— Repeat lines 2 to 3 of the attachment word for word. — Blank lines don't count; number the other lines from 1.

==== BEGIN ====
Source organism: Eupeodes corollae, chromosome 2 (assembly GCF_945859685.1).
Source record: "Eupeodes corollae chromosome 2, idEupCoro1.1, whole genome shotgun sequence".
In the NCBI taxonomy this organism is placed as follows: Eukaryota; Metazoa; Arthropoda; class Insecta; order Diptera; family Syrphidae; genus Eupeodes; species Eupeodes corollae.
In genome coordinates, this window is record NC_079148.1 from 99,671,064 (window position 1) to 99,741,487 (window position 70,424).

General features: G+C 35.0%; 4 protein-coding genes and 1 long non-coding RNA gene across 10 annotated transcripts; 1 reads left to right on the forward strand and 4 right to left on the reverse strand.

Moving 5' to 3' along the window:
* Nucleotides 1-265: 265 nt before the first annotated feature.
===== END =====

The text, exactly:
Source record: "Eupeodes corollae chromosome 2, idEupCoro1.1, whole genome shotgun sequence".
In the NCBI taxonomy this organism is placed as follows: Eukaryota; Metazoa; Arthropoda; class Insecta; order Diptera; family Syrphidae; genus Eupeodes; species Eupeodes corollae.